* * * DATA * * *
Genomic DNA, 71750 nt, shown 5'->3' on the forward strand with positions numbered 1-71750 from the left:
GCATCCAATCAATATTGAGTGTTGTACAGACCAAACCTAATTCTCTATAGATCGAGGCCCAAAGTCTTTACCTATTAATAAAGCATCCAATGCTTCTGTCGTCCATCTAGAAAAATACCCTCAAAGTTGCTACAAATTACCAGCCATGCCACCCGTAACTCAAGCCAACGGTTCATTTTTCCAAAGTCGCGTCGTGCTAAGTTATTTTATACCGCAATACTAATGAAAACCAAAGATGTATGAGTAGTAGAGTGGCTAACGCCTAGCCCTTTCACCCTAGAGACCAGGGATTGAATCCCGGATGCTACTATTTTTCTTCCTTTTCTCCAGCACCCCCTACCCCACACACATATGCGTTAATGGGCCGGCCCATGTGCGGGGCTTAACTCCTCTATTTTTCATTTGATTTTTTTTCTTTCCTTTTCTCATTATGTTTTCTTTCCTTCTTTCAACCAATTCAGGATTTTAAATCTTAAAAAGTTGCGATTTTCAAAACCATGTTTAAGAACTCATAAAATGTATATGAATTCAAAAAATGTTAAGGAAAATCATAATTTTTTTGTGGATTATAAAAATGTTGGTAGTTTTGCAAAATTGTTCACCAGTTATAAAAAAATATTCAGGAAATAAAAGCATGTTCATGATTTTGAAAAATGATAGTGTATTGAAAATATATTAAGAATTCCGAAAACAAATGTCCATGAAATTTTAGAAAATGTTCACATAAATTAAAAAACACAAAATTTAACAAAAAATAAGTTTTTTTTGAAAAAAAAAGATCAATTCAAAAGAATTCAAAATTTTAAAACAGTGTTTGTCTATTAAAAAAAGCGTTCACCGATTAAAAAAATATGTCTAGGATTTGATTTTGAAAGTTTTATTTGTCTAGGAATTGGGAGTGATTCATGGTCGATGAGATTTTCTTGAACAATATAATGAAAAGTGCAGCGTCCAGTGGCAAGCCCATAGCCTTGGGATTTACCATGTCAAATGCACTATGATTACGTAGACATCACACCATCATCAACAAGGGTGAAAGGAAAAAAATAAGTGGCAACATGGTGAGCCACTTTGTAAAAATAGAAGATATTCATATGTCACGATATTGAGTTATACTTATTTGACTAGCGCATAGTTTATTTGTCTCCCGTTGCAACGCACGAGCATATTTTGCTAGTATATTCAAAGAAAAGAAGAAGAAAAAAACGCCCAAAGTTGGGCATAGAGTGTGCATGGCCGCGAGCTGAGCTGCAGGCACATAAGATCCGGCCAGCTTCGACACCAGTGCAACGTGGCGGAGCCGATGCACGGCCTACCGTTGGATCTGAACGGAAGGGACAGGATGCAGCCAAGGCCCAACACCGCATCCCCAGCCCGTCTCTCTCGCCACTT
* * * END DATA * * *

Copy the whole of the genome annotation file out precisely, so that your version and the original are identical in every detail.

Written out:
Genomic DNA, 71750 nt, shown 5'->3' on the forward strand with positions numbered 1-71750 from the left:
GCATCCAATCAATATTGAGTGTTGTACAGACCAAACCTAATTCTCTATAGATCGAGGCCCAAAGTCTTTACCTATTAATAAAGCATCCAATGCTTCTGTCGTCCATCTAGAAAAATACCCTCAAAGTTGCTACAAATTACCAGCCATGCCACCCGTAACTCAAGCCAACGGTTCATTTTTCCAAAGTCGCGTCGTGCTAAGTTATTTTATACCGCAATACTAATGAAAACCAAAGATGTATGAGTAGTAGAGTGGCTAACGCCTAGCCCTTTCACCCTAGAGACCAGGGATTGAATCCCGGATGCTACTATTTTTCTTCCTTTTCTCCAGCACCCCCTACCCCACACACATATGCGTTAATGGGCCGGCCCATGTGCGGGGCTTAACTCCTCTATTTTTCATTTGATTTTTTTTCTTTCCTTTTCTCATTATGTTTTCTTTCCTTCTTTCAACCAATTCAGGATTTTAAATCTTAAAAAGTTGCGATTTTCAAAACCATGTTTAAGAACTCATAAAATGTATATGAATTCAAAAAATGTTAAGGAAAATCATAATTTTTTTGTGGATTATAAAAATGTTGGTAGTTTTGCAAAATTGTTCACCAGTTATAAAAAAATATTCAGGAAATAAAAGCATGTTCATGATTTTGAAAAATGATAGTGTATTGAAAATATATTAAGAATTCCGAAAACAAATGTCCATGAAATTTTAGAAAATGTTCACATAAATTAAAAAACACAAAATTTAACAAAAAATAAGTTTTTTTTGAAAAAAAAAGATCAATTCAAAAGAATTCAAAATTTTAAAACAGTGTTTGTCTATTAAAAAAAGCGTTCACCGATTAAAAAAATATGTCTAGGATTTGATTTTGAAAGTTTTATTTGTCTAGGAATTGGGAGTGATTCATGGTCGATGAGATTTTCTTGAACAATATAATGAAAAGTGCAGCGTCCAGTGGCAAGCCCATAGCCTTGGGATTTACCATGTCAAATGCACTATGATTACGTAGACATCACACCATCATCAACAAGGGTGAAAGGAAAAAAATAAGTGGCAACATGGTGAGCCACTTTGTAAAAATAGAAGATATTCATATGTCACGATATTGAGTTATACTTATTTGACTAGCGCATAGTTTATTTGTCTCCCGTTGCAACGCACGAGCATATTTTGCTAGTATATTCAAAGAAAAGAAGAAGAAAAAAACGCCCAAAGTTGGGCATAGAGTGTGCATGGCCGCGAGCTGAGCTGCAGGCACATAAGATCCGGCCAGCTTCGACACCAGTGCAACGTGGCGGAGCCGATGCACGGCCTACCGTTGGATCTGAACGGAAGGGACAGGATGCAGCCAAGGCCCAACACCGCATCCCCAGCCCGTCTCTCTCGCCACTT